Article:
Sadly, Berger argued, many Jews tended to give Hitler a posthumous victory by accepting the anti-Semitic idea that it was foolish to believe in emancipation and in all of the liberal ideals for Jews which the 19th century Reformers advocated so strongly: “Germany, they argued ‘was one of the most enlightened nations in the world and look what happened to Jews there.’...They did not stop to think that Germany was not really such a liberal state; that it had been unable to sustain a democratic form of government for anyone—not only Jews—at a time of crisis. They did not stop to realize that the terror which Hitler had unleashed engulfed practically the entire civilized world. They did not ask into the antecedents of those ‘Jewish’ segregationalists who used the world tragedy to advance a political national idea that had existed long before the world ever heard of Hitler....Rather they accepted the hopelessness for Jews that is easily deduced from Hitler’s success. They accepted Hitler’s decree of separation and tried to make of it a virtue and to use it as political capital to win a ‘Jewish’ state.”

Reform Judaism, today, has moved away from its own tradition of universalism back in the direction of an ethnocentric religion which often appears to worshipthe “Jewish people” or the State of Israel, rather than God.

In Miami in 1997, the CCAR adopted a new platform calling clearly for the intertwining of Reform Judaism and Zionism. It declared that Jews constitute a people with “innumerable ties” to the State of Israel, and that the State of Israel “serves uniquely as the spiritual and cultural focal point ofWorld Jewry.” And in May 1999 the new declaration of principles goes so far as encouraging American Reform Jews to move permanently to Israel.

A Reform Rebellion?

There is some indication of a rebellion among those Reform Jews who reject the movement back toward Orthodoxy and an ethnocentric religion. Discussing the original draft of the new statement of principles, Rabbi Robert M. Seltzer, professor of Jewish history at Hunter College of the City of New York, wrote in Reform Judaism (Winter 1998) that it “fails to convey the distinctive ongoing contribution of Reform to modern Judaism: a conscious sifting through the tradition, choosing practices that are consistent with the canons of rational thought, the best of modern knowledge, and the hardwon place of Jews and Judaism at the center of modern Western society.” He said that the 1885 Pittsburgh Platform “is not outdated. In the modern spirit of tolerance, it acknowledges the legitimacy of all religions and especially the ‘providential mission’ of Christianity and Islam. In the Jewish philosophical spirit, it insists on the purity of the Jewish ‘God-idea’ and in the progressive nature of a Judaism ‘ever striving to be in accord with the postulates of Judaism.’”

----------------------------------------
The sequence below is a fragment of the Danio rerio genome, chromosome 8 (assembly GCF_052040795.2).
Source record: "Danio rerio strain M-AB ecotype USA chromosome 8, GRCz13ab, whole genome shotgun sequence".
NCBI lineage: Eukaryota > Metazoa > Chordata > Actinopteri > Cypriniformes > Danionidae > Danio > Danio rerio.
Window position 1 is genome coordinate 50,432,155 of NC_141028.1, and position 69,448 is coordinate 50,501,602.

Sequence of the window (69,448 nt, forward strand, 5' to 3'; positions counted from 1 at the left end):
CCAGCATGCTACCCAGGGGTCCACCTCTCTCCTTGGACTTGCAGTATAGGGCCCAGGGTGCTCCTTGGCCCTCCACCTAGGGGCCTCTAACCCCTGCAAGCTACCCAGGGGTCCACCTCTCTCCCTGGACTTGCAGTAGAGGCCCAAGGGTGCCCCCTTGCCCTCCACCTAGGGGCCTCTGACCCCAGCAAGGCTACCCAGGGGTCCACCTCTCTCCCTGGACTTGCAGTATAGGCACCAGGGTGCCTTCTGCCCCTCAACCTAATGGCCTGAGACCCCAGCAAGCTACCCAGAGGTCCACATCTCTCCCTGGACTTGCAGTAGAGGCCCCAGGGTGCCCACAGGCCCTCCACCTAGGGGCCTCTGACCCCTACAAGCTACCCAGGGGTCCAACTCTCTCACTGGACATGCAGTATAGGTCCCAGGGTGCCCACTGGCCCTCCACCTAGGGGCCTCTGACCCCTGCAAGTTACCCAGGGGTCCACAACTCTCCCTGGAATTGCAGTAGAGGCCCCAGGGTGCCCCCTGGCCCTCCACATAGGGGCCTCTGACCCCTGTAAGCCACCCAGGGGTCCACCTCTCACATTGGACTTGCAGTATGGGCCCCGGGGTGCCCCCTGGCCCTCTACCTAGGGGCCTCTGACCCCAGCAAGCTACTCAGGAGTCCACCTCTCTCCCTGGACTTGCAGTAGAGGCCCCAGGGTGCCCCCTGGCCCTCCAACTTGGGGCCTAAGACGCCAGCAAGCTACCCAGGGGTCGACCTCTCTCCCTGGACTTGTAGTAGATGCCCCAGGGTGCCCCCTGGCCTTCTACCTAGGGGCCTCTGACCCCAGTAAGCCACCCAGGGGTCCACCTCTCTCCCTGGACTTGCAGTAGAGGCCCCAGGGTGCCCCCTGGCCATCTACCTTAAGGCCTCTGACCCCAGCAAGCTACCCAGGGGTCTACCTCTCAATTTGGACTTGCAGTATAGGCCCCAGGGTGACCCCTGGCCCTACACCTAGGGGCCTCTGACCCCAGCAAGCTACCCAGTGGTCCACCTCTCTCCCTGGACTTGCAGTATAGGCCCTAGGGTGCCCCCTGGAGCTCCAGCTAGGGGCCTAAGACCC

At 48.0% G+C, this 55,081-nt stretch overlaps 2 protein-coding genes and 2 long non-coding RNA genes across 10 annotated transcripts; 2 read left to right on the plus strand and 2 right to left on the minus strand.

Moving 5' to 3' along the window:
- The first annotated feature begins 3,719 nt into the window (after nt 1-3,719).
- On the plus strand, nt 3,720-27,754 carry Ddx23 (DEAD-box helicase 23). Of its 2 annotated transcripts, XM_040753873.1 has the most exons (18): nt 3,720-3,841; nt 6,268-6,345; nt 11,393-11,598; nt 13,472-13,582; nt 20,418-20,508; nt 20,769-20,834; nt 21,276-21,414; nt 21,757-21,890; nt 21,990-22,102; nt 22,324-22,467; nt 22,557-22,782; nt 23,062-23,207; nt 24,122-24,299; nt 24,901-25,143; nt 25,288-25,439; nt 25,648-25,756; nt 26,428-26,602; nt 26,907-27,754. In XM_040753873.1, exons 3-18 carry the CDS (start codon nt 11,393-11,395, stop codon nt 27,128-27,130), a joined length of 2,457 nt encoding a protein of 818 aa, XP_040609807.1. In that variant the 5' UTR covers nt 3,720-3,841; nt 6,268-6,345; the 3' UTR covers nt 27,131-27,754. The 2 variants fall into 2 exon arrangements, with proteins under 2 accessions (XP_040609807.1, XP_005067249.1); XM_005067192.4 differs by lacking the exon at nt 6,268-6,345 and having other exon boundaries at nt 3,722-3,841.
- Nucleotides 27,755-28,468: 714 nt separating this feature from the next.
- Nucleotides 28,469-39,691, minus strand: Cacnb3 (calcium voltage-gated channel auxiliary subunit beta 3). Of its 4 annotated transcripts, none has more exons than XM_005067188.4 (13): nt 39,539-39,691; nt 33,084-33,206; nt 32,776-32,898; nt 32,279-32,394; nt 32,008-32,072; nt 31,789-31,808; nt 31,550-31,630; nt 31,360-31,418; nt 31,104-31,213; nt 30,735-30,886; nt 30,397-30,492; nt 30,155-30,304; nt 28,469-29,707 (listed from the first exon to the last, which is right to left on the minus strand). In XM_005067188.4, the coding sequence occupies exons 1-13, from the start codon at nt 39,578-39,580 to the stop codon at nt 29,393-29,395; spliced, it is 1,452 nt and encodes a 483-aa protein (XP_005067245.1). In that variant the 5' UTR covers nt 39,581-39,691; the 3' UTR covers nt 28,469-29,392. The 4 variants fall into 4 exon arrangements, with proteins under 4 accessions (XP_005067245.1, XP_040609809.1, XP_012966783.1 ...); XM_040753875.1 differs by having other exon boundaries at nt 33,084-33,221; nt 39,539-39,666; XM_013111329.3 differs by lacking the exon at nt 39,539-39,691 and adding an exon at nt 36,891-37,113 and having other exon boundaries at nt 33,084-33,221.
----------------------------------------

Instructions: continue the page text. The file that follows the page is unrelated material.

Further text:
Washington Jewish Week (June 3, 1999) reports that there has been much opposition among Reform Jews to the new guidelines: “In response to its request for feedback, the Reform Judaism magazine Web site received approximately 70 pages of comments from Reform Jews…Some respondents favored the change, but others were very critical, voicing fears that encouraging traditional mitzvot would soon give way to coercion and blur the lines between Reform and Conservative Judaism.”

Reform Judaism may be unique in that its changes represent a return to the very ideas and practices the original reformers rejected so vehemently. It is a retrogression from an expansive, universal faith in God, who is the God of all men, of every race and nation, to a tribal God, one to whom primitive man looked to help him conquer his enemies and to bestow power and prosperity to his particular tribe.

The Washington Post on May 26 summed up the changes in Reform Judaism as “an historic change in the movement’s principles...redefining it in more traditional religious terms and reversing the direction of what has long been the most progressive and popular wing of American Judaism...In 1885, Reform Judaism’s declaration of principles outlined a way for Jews to blend into modern American life...The new charter reverses this mandate.”

Accceptance of the new principles in Pittsburgh does not end the debate. Members of the clergy and congregants will be invited to write commentaries from which the meaning of the principles will take shape. Only time will tell whether classical Reform Judaism, committed to one universal God and rejecting ethnocentrism and separation for Judaism’s mission as a light to the nations, will survive into the 21st century. If it does not, men and women of all faiths who believe in a God large enough to encompass all of mankind with a vision of a moral and purposeful world will be the losers.

Alan C. Brownfeld is a syndicated columnist and associate editor of the Lincoln Review , a journal published by the Lincoln Institute for Research and Education, and editor of Issues, the quarterly journal of the American Council for Judaism.